Understanding New Zealand: Voting Patterns of High-Skill Occupations

The demographic of high-skill occupations breaks down into managers and professionals. The general rule, put crudely, is that managers like to vote National whereas professionals like to vote Green.

Working as a manager had a correlation of 0.56 with voting National in 2014, which was moderately strong and in line with what most people probably could have guessed.

The National Party exists to bring in laws that weaken the position of workers and make them easier to control, and this directly benefits the sort of person who works as a manager.

Predictably, then, there was a very strong negative correlation with being a manager and voting for the Labour Party – this was -0.75. After all, the Labour Party exists to oppose the National Party.

The only party apart from National to have a positive correlation with being a manager was the Conservatives. The correlation between voting Conservative in 2014 and being a manager was 0.31.

Even though it is also a right-wing party, the correlation betwen voting ACT in 2014 and being a manager was not significant, at 0.06. This may be because their love of neoliberalism is too radical for the average manager – who is fairly elderly – to handle.

Some might be surprised that the correlations between being a manager and voting for the Maori-heavy parties are not negatively significant. The correlation between being a manager and voting New Zealand First in 2014 was -0.06; with voting Aotearoa Legalise Cannabis Party it was -0.05; with voting Internet MANA it was -0.17 and with voting Maori Party it was -0.14.

The reason for this surprising set of correlations is that Maoris who live to be in the age bracket from which most managers come are not significantly less likely to become one than a European New Zealander who lives to the same age. But because the bulk of Maoris are much younger than non-Maoris, proportionately fewer of them are in that age bracket, and the young ones like to vote Labour.

Working in a professional occupation had a correlation of 0.73 with voting Green in 2014. This fits with the fact that highly educated people in general like to vote Green.

The party that the professional class was most opposed to was not Labour but New Zealand First. The correlation between working as a professional and voting New Zealand First was -0.58.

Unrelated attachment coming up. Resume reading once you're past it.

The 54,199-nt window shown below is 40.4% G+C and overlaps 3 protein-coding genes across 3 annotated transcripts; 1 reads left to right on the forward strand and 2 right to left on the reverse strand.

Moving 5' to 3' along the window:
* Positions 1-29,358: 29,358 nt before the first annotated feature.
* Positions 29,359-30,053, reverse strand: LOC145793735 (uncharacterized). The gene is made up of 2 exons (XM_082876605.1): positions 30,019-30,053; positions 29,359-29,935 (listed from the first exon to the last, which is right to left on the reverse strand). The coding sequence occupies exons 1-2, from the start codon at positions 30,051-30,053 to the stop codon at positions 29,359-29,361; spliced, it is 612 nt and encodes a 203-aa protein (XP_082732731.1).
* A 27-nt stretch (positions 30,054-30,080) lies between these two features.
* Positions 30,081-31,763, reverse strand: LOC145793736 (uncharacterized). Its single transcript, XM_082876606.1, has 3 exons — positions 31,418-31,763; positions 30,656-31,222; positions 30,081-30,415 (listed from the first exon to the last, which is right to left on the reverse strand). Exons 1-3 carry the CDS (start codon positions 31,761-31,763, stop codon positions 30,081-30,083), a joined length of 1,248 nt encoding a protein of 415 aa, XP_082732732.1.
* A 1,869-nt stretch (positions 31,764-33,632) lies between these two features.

This was in striking contrast to the other Maori-heavy parties. The correlation between working as a professional and voting for the Maori Party was -0.12; with voting for Internet MANA it was -0.07; and even with voting for the Aotearoa Legalise Cannabis Party – hardly a favoured cause of the sort of person driven enough to become a professional – it was only -0.25.

There exists a genuine antipathy between Green and New Zealand First voters, and this is exposed most evidently when the voting patterns of professionals are examined.

For the sort of person who becomes a professional, things like freedom of movement are paramount (as they often are for people with higher levels of human capital than financial capital). This means that their values naturally align with the Green Party.

The average New Zealand First voter is characterised by their low level of education, and consequently their low level of human capital. For a person with a low level of human capital, who usually ends up a member of the low-skilled occupations, freedom of movement is a danger because it exposes their low-skilled niche in the market to greater competition.

Green voters have this problem less often because people with professional educations do not have to compete for employment opportunities as a general rule. In fact, professional occupations are almost permanently on the New Zealand skilled shortages list and consequently people with professional educations can go straight into the immigration fast lane.

Freedom of movement is an opportunity for these people because it broadens the potential employer pool.

Both managers and professionals had a significantly higher turnout rate. For managers the correlation with turnout rate in the 2014 General Election was 0.38 and for professionals it was 0.28. These correlations reflect that fact that people in highly skilled occupations tend to be strongly enfranchised and engaged with the system.

*

This article is an excerpt from Understanding New Zealand, by Dan McGlashan, published by VJM Publishing in the winter of 2017.

Should New Zealand Adopt Saudi Arabia-Style Imported Slave Labour?

New Zealand employers might as well admit it – if they don’t want to pay a living wage, they can just as well go back to importing slaves